47. Kahn H (1959) On thermonuclear war. Princeton University Press, PrincetonGoogle Scholar
  48. Kardashev NS (1985) On the inevitability and the possible structures of supercivilizations. Reidel Publishing Co., Dordrecht, pp 497–504Google Scholar
  49. Karpathy A (2015) The unreasonable effectiveness of recurrent neural networks. Andrej Karpathy Blog.
  50. Kushner D (2013) The real story of stuxnet. IEEE Spectr 50:48–53CrossRefGoogle Scholar
  51. LaVictoire P, Fallenstein B, Yudkowsky E et al (2014) Program equilibrium in the prisoner’s dilemma via Löb’s theorem. MIRIGoogle Scholar
  52. LaVictorie P (2015) An Introduction to Löb’s Theorem in MIRI Research. MIRI, San Francisco CA. Google Scholar
  53. Lem S (1961) Return from the stars. Houghton Mifflin Harcourt, Boston, USGoogle Scholar
  54. Lem S (1963) Summa technologiae. Suhrkamp, Berlin, GermanyGoogle Scholar
  55. Lem S (1973) The Invincible: science fiction. Sidgwick & Jackson, London, UKGoogle Scholar
  56. Lenat DB, Brown JS (1984) Why AM and EURISKO appear to work. Artif Intell 23:269–294CrossRefGoogle Scholar
  57. LoPucki LM (2017) Algorithmic ENTITIES. Social Science Research Network, RochesterGoogle Scholar
  58. Lubin G (2016) Data reveals the 20 most popular TV shows of 2016. Business InsiderGoogle Scholar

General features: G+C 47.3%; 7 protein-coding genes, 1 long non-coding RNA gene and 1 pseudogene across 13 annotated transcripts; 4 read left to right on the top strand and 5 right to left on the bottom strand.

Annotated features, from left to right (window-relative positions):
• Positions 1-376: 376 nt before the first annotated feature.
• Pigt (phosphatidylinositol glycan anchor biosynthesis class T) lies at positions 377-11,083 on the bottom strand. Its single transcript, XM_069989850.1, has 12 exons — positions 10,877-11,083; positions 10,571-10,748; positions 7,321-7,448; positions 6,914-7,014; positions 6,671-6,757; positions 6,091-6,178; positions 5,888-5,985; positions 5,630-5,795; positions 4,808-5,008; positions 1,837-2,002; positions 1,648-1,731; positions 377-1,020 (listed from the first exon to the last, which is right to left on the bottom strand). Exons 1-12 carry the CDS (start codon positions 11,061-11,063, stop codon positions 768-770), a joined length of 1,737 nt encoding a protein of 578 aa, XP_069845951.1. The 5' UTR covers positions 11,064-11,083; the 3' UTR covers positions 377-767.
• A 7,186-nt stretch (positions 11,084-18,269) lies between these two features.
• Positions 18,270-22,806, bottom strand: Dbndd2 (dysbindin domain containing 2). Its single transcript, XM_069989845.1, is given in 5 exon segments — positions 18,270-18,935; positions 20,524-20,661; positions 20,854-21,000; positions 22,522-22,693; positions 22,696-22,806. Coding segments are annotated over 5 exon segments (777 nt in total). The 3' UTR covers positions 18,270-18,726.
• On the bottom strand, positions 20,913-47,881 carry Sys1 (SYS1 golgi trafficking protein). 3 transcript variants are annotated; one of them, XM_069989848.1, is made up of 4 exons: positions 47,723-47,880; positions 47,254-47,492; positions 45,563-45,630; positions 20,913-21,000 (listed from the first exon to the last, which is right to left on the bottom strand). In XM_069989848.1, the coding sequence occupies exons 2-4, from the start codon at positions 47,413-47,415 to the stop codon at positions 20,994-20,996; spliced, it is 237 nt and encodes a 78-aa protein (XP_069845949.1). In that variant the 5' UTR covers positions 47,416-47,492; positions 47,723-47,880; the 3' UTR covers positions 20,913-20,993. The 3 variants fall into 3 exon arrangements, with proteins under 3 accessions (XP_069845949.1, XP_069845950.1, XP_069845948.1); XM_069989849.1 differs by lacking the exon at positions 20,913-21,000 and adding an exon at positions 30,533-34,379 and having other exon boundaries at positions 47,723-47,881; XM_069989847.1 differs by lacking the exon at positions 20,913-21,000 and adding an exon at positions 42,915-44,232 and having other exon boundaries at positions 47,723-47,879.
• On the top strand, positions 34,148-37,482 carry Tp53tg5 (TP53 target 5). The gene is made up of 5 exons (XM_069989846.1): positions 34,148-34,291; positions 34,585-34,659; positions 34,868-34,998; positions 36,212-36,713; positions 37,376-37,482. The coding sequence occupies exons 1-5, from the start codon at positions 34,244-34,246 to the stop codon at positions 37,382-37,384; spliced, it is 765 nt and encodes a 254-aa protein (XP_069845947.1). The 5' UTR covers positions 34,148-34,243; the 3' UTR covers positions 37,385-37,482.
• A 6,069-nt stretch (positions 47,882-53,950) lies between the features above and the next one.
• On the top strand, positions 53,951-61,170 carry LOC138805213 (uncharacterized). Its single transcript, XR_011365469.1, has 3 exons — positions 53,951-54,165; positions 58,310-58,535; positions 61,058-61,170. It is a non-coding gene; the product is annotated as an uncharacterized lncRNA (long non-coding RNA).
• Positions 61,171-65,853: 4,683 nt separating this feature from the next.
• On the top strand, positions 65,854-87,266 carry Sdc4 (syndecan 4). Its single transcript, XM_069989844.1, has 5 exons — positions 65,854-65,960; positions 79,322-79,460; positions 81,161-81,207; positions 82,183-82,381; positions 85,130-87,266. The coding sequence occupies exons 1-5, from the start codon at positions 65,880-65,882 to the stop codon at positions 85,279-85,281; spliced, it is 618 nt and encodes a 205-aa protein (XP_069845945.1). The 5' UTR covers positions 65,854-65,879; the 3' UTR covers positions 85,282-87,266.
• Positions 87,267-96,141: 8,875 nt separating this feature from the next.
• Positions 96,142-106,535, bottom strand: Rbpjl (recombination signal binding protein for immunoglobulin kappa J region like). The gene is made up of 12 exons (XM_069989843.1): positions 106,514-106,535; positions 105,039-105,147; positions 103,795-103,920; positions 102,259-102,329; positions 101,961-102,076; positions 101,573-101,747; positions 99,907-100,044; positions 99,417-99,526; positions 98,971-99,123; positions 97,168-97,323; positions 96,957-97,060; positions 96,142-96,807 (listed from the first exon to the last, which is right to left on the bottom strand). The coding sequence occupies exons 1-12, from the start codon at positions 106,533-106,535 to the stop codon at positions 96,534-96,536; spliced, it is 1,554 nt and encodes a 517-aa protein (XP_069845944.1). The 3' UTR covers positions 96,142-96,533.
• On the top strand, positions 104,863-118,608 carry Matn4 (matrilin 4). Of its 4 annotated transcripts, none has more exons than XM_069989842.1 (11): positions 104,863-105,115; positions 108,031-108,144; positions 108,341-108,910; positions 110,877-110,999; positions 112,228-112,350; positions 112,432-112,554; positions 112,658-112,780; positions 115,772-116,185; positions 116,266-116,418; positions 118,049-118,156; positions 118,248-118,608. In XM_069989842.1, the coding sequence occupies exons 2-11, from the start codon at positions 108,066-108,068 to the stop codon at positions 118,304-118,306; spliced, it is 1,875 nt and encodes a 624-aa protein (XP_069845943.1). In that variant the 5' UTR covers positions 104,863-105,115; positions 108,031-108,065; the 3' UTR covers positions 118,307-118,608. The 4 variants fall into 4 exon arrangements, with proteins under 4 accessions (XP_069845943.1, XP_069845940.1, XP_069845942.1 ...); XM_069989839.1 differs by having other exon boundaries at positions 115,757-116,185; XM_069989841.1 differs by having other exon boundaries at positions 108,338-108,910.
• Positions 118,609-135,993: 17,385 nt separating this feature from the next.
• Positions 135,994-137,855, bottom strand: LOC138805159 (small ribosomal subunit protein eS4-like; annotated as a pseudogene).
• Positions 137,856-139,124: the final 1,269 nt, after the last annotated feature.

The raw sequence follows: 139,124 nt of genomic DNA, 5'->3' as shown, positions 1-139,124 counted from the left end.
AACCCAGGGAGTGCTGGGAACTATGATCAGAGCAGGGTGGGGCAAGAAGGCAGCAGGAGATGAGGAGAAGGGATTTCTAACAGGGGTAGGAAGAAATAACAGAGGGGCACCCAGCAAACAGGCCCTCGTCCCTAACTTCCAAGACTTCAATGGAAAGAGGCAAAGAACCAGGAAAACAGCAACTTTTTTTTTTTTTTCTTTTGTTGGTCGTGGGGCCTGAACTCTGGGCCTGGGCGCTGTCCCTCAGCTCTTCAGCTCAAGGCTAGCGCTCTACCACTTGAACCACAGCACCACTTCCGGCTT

59. Mennen A (2017) Existential risk from AI without an intelligence explosion.
  60. Menzel C (2017) Actualism. In: Zalta EN (ed) The stanford encyclopedia of philosophy, 2014th edn. Metaphysics Research Lab, Stanford University, StanfordGoogle Scholar
  61. Meuhlhauser L (2014) How big is the field of artificial intelligence? (initial findings). Accessed 27 Apr 2018
  62. Muehlhauser L (2011) Intelligence explosion FAQ. Accessed 27 Apr 2018
  63. Mullin G (2017) What is the Blue Whale suicide challenge, how many deaths has the game been linked to so far and is it in the UK? TheSunGoogle Scholar
  64. Oberhaus D (2017) Watch ‘Slaughterbots’, a warning about the future of killer bots. In: Motherboard. Accessed 17 Dec 2017
  65. Omohundro S (2008) The basic AI drives. In: Wang P, Goertzel B, Franklin S (eds) Proceedings of the 2008 conference on Artificial General Intelligence 2008: proceedings of the First AGI Conference. IOS Press Amsterdam, The NetherlandsGoogle Scholar
  66. Orwell G (1948) 1984. Houghton Mifflin Harcourt, Boston, USGoogle Scholar
  67. Pinker S (2011) The better angels of our nature: The decline of violence in history and its causes. Penguin, LondonGoogle Scholar